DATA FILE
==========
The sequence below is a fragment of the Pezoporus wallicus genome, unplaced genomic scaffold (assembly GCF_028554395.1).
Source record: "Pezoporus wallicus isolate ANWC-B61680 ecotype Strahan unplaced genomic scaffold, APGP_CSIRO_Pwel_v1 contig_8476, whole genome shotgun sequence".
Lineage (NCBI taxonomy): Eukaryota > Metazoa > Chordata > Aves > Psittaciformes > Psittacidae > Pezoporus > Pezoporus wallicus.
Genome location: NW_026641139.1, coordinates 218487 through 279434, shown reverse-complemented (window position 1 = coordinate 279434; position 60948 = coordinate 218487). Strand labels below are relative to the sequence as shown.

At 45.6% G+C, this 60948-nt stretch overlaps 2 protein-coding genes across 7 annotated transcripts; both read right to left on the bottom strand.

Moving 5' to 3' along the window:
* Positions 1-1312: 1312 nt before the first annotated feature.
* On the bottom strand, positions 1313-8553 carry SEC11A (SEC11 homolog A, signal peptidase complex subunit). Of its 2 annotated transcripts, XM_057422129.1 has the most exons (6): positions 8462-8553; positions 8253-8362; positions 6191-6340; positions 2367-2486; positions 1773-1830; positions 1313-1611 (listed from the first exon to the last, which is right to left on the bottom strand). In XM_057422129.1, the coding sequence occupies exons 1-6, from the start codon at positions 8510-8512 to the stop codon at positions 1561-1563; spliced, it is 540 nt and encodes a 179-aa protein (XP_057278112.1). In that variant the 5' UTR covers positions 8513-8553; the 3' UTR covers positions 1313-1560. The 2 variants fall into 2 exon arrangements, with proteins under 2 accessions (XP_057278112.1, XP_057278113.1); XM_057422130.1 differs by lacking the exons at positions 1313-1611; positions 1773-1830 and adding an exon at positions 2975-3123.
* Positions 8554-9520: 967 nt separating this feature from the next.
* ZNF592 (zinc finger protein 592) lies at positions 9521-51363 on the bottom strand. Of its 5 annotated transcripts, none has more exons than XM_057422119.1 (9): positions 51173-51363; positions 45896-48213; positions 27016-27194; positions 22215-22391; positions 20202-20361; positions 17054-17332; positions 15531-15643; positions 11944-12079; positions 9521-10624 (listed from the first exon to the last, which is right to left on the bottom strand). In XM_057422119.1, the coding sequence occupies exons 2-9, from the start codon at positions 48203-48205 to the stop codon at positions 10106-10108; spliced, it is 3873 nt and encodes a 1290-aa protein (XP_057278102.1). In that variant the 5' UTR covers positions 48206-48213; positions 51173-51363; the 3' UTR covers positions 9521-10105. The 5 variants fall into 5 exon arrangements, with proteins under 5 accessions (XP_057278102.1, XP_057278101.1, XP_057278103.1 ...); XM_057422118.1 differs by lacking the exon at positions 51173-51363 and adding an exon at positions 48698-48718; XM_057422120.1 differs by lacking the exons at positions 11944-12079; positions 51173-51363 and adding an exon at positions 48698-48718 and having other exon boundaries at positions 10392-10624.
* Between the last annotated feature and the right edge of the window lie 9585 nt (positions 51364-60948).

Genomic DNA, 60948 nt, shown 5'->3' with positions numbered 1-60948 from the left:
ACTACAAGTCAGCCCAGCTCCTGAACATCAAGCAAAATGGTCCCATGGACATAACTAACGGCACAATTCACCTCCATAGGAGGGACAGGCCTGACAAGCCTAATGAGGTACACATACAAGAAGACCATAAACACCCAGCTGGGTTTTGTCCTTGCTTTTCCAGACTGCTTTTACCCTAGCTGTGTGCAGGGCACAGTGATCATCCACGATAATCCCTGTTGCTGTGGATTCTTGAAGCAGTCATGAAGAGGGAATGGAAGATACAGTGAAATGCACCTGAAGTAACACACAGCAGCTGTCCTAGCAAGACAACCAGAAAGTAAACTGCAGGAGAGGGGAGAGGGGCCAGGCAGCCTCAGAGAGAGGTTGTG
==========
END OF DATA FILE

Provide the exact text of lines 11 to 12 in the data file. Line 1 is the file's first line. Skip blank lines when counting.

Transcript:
* Between the last annotated feature and the right edge of the window lie 9585 nt (positions 51364-60948).

Genomic DNA, 60948 nt, shown 5'->3' with positions numbered 1-60948 from the left: